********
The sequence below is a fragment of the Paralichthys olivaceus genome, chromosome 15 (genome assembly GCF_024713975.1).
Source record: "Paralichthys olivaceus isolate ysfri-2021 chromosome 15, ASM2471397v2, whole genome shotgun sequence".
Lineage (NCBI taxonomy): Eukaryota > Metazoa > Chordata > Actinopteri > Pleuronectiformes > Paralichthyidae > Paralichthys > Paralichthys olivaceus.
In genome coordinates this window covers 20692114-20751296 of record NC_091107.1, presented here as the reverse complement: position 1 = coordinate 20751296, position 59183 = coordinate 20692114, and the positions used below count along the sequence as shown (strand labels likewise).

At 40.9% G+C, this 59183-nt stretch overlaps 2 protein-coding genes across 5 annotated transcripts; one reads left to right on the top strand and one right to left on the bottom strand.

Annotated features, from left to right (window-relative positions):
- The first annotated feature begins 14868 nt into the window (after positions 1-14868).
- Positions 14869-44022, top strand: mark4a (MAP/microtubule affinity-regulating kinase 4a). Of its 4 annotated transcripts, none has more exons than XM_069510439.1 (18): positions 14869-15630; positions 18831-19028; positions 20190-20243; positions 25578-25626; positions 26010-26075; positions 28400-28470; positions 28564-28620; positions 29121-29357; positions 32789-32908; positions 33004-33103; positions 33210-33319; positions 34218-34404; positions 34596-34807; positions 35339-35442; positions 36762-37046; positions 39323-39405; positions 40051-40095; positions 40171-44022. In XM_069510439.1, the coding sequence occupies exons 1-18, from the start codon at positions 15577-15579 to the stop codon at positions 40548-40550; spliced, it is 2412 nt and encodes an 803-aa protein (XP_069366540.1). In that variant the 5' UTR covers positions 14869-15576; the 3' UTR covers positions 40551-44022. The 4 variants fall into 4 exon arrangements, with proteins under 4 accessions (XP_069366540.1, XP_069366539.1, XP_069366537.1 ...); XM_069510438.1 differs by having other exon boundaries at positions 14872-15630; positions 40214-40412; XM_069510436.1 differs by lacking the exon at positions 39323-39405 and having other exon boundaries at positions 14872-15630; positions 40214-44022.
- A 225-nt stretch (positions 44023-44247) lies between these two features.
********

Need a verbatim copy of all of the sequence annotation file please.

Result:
The sequence below is a fragment of the Paralichthys olivaceus genome, chromosome 15 (genome assembly GCF_024713975.1).
Source record: "Paralichthys olivaceus isolate ysfri-2021 chromosome 15, ASM2471397v2, whole genome shotgun sequence".
Lineage (NCBI taxonomy): Eukaryota > Metazoa > Chordata > Actinopteri > Pleuronectiformes > Paralichthyidae > Paralichthys > Paralichthys olivaceus.
In genome coordinates this window covers 20692114-20751296 of record NC_091107.1, presented here as the reverse complement: position 1 = coordinate 20751296, position 59183 = coordinate 20692114, and the positions used below count along the sequence as shown (strand labels likewise).

At 40.9% G+C, this 59183-nt stretch overlaps 2 protein-coding genes across 5 annotated transcripts; one reads left to right on the top strand and one right to left on the bottom strand.

Annotated features, from left to right (window-relative positions):
- The first annotated feature begins 14868 nt into the window (after positions 1-14868).
- Positions 14869-44022, top strand: mark4a (MAP/microtubule affinity-regulating kinase 4a). Of its 4 annotated transcripts, none has more exons than XM_069510439.1 (18): positions 14869-15630; positions 18831-19028; positions 20190-20243; positions 25578-25626; positions 26010-26075; positions 28400-28470; positions 28564-28620; positions 29121-29357; positions 32789-32908; positions 33004-33103; positions 33210-33319; positions 34218-34404; positions 34596-34807; positions 35339-35442; positions 36762-37046; positions 39323-39405; positions 40051-40095; positions 40171-44022. In XM_069510439.1, the coding sequence occupies exons 1-18, from the start codon at positions 15577-15579 to the stop codon at positions 40548-40550; spliced, it is 2412 nt and encodes an 803-aa protein (XP_069366540.1). In that variant the 5' UTR covers positions 14869-15576; the 3' UTR covers positions 40551-44022. The 4 variants fall into 4 exon arrangements, with proteins under 4 accessions (XP_069366540.1, XP_069366539.1, XP_069366537.1 ...); XM_069510438.1 differs by having other exon boundaries at positions 14872-15630; positions 40214-40412; XM_069510436.1 differs by lacking the exon at positions 39323-39405 and having other exon boundaries at positions 14872-15630; positions 40214-44022.
- A 225-nt stretch (positions 44023-44247) lies between these two features.